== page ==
|Matthew Henry's Concise Commentary|
51:59-64 This prophecy is sent to Babylon, to the captives there, by Seraiah, who is to read it to his countrymen in captivity. Let them with faith see the end of these threatening powers, and comfort themselves herewith. When we see what this world is, how glittering its shows, and how flattering its proposals, let us read in the book of the Lord that it shall shortly be desolate. The book must be thrown into the river Euphrates. The fall of the New Testament Babylon is thus represented, Re 18:21. Those that sink under the weight of God's wrath and curse, sink for ever. Babylon, and every antichrist, will soon sink and rise no more for ever. Let us hope in God's word, and quietly wait for his salvation; then we shall see, but shall not share, the destruction of the wicked.
Verses 59-64. - Epilogue. The word, etc. (see ver. 61). Seraiah. Apparently the brother of Baruch. With Zedekiah. The Septuagint has "from Zedekiah," which is referred by Bleek and Gratz. It would thus be an embassy, of which Seraiah was the head. According to the ordinary reading, Zedekiah went himself. A quiet prince. Not so. The Hebrew means probably, "in command over the resting place," i.e. he took charge of the royal caravan, and arranged the halting places. But the Targum and the Septuagint have a more probable reading (not, however, one involving a change in the consonants of the text, "in command over the gifts," i.e. the functionary who took charge of the presents made to the king. M. Lenormant speaks of an official called "magister largitionum" (bel tabti) in the Assyrian court ('Syllabaires Cundiformes,' par. 1877, p. 171).
Gill's Exposition of the Entire Bible
The word which Jeremiah the prophet commanded Seraiah,.... This word is no other than the above prophecy concerning the destruction of Babylon, contained in this and the preceding chapter; or rather the order the prophet gave this prince to take a copy of it with him to Babylon, and there read it, and their cast it into the river Euphrates, with a stone bound it. Of this Seraiah we read nowhere else: he is further described as
the son of Neriah, the son of Maaseiah, when he went with Zedekiah the king of Judah into Babylon, in the fourth year of his reign; the Jews say (i) that Zedekiah, in the fourth year of his reign, went to Babylon, to reconcile himself to Nebuchadnezzar king of Babylon, and took Seraiah with him, and returned and came to his kingdom in Jerusalem; but we have no account in Scripture of any such journey he took. The Septuagint and Arabic versions render it, "when he went from Zedekiah"; as this particle is sometimes (k) elsewhere rendered, Genesis 4:1; and so the Targum explains it,
"when he went on an embassy of Zedekiah;''
and Abarbinel, by the command of the king; it seems he was ambassador from the king of Judah to the king of Babylon upon some business or another; and Jeremiah took this opportunity of sending a copy of the above prophecy by him, for the ends before mentioned: this was in the fourth year of Zedekiah's reign, seven years before the destruction of Jerusalem, and sixty years before the taking of Babylon; so long before was it prophesied of. The Syriac version wrongly reads it "in the eleventh year"; the year of Jerusalem's destruction; supposing that Seraiah's going with Zedekiah to Babylon was his going with him into captivity:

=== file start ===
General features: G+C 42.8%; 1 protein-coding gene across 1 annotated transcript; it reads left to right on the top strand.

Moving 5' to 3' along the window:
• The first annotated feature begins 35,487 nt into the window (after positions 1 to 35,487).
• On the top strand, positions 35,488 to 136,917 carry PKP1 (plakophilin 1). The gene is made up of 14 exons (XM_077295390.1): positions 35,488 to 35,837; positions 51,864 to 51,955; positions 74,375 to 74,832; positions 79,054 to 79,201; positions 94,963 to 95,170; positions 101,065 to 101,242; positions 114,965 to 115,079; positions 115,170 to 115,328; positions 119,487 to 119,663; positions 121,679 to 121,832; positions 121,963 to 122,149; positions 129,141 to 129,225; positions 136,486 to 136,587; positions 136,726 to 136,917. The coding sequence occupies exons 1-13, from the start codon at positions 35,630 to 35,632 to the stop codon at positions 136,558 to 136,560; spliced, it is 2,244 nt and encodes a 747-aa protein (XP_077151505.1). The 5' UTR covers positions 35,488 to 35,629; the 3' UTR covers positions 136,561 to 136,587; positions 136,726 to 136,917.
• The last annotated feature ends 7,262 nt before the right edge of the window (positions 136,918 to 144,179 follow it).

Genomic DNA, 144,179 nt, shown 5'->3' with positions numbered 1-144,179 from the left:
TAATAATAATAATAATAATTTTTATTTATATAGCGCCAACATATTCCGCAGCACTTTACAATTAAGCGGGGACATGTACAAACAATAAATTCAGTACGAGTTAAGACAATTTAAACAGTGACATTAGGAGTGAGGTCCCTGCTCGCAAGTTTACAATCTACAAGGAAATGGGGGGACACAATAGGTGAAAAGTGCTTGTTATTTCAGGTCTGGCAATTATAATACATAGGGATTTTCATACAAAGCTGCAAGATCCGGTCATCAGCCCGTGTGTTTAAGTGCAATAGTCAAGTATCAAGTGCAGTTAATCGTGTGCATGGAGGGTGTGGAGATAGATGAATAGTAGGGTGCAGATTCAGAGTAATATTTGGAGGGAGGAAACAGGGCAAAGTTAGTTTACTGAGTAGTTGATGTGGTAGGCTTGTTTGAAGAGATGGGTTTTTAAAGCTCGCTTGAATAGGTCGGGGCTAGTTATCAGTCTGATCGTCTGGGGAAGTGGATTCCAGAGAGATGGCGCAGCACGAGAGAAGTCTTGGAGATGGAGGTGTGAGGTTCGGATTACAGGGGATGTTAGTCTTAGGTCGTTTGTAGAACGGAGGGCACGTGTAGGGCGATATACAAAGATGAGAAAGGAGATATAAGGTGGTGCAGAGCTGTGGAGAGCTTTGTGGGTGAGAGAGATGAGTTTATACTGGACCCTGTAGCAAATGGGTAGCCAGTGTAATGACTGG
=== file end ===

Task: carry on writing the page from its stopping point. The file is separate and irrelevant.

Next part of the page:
and this Seraiah was a quiet prince; one of a peaceable disposition, that did not love war, or persecution of good men; and so a fit person for Zedekiah to send upon an embassy of peace; and for Jeremiah to employ in such service as he did; for, had he been a hot and haughty prince, he would have despised his orders and commands. Some render it, "prince of Menuchah" (l); taking it to be the proper name of a place of which he was governor; thought to be the same with Manahath, 1 Chronicles 8:6. The Targum and Septuagint version call him "the prince of gifts": one by whom such were introduced into the king's presence that brought treasure, gifts, or presents to him, as Jarchi interprets it; according to Kimchi, he was the king's familiar favourite, with whom he used to converse and delight himself when he was at rest and at leisure from business. Some take him to be the lord of the bedchamber, or lord chamberlain; and others lord chief justice of peace. The first sense seems most agreeable.
(i) Seder Olam Rabba, c. 25. p. 72, 73. (k) Vid. L'Empereur, Not. in Mosis Kimchii, p. 254, 255. & Noldii Concordant. Ebr, p. 114. No. 577. (l) "princeps Menuchae", Junius & Tremellius, Piscator.
Jamieson-Fausset-Brown Bible Commentary
59-64. A special copy of the prophecy prepared by Jeremiah was delivered to Seraiah, to console the Jews in their Babylonian exile. Though he was to throw it into the Euphrates, a symbol of Babylon's fate, no doubt he retained the substance in memory, so as to be able orally to communicate it to his countrymen.
went with Zedekiah—rather, "in behalf of Zedekiah"; sent by Zedekiah to appease Nebuchadnezzar's anger at his revolt [Calvin].
fourth year—so that Jeremiah's prediction of Babylon's downfall was thus solemnly written and sealed by a symbolical action, six whole years before the capture of Jerusalem by the Babylonians.
quiet prince—Compare 1Ch 22:9, "a man of rest." Seraiah was not one of the courtiers hostile to God's prophets, but "quiet" and docile; ready to execute Jeremiah's commission, notwithstanding the risk attending it. Glassius translates, "prince of Menuchah" (compare 1Ch 2:52, Margin). Maurer translates, "commander of the caravan," on whom it devolved to appoint the resting-place for the night. English Version suits the context best.
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